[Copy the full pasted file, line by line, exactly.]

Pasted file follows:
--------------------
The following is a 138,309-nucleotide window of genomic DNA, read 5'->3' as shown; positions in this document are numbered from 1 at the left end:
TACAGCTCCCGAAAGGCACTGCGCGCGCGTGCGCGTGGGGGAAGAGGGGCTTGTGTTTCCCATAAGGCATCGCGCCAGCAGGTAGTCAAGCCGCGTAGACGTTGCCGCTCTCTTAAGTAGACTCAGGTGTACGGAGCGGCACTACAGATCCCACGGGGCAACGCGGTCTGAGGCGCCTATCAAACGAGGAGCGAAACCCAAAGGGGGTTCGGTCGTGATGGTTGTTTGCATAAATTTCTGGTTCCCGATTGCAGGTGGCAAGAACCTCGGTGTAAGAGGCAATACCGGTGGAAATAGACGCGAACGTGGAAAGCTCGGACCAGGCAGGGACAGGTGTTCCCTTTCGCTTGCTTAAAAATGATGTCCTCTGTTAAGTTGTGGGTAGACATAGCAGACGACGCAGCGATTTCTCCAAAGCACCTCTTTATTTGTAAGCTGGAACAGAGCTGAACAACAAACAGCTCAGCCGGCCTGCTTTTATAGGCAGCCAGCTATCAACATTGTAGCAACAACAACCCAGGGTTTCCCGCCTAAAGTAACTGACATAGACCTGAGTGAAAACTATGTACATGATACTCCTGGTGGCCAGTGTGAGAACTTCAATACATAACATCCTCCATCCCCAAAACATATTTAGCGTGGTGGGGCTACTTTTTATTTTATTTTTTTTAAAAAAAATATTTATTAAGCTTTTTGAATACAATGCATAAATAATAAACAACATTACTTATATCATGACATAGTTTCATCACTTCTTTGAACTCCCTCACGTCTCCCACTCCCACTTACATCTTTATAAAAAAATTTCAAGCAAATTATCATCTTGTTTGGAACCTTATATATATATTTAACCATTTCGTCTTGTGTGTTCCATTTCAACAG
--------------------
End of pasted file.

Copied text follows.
The following is a 138,309-nucleotide window of genomic DNA, read 5'->3' as shown; positions in this document are numbered from 1 at the left end:
TACAGCTCCCGAAAGGCACTGCGCGCGCGTGCGCGTGGGGGAAGAGGGGCTTGTGTTTCCCATAAGGCATCGCGCCAGCAGGTAGTCAAGCCGCGTAGACGTTGCCGCTCTCTTAAGTAGACTCAGGTGTACGGAGCGGCACTACAGATCCCACGGGGCAACGCGGTCTGAGGCGCCTATCAAACGAGGAGCGAAACCCAAAGGGGGTTCGGTCGTGATGGTTGTTTGCATAAATTTCTGGTTCCCGATTGCAGGTGGCAAGAACCTCGGTGTAAGAGGCAATACCGGTGGAAATAGACGCGAACGTGGAAAGCTCGGACCAGGCAGGGACAGGTGTTCCCTTTCGCTTGCTTAAAAATGATGTCCTCTGTTAAGTTGTGGGTAGACATAGCAGACGACGCAGCGATTTCTCCAAAGCACCTCTTTATTTGTAAGCTGGAACAGAGCTGAACAACAAACAGCTCAGCCGGCCTGCTTTTATAGGCAGCCAGCTATCAACATTGTAGCAACAACAACCCAGGGTTTCCCGCCTAAAGTAACTGACATAGACCTGAGTGAAAACTATGTACATGATACTCCTGGTGGCCAGTGTGAGAACTTCAATACATAACATCCTCCATCCCCAAAACATATTTAGCGTGGTGGGGCTACTTTTTATTTTATTTTTTTTAAAAAAAATATTTATTAAGCTTTTTGAATACAATGCATAAATAATAAACAACATTACTTATATCATGACATAGTTTCATCACTTCTTTGAACTCCCTCACGTCTCCCACTCCCACTTACATCTTTATAAAAAAATTTCAAGCAAATTATCATCTTGTTTGGAACCTTATATATATATTTAACCATTTCGTCTTGTGTGTTCCATTTCAACAG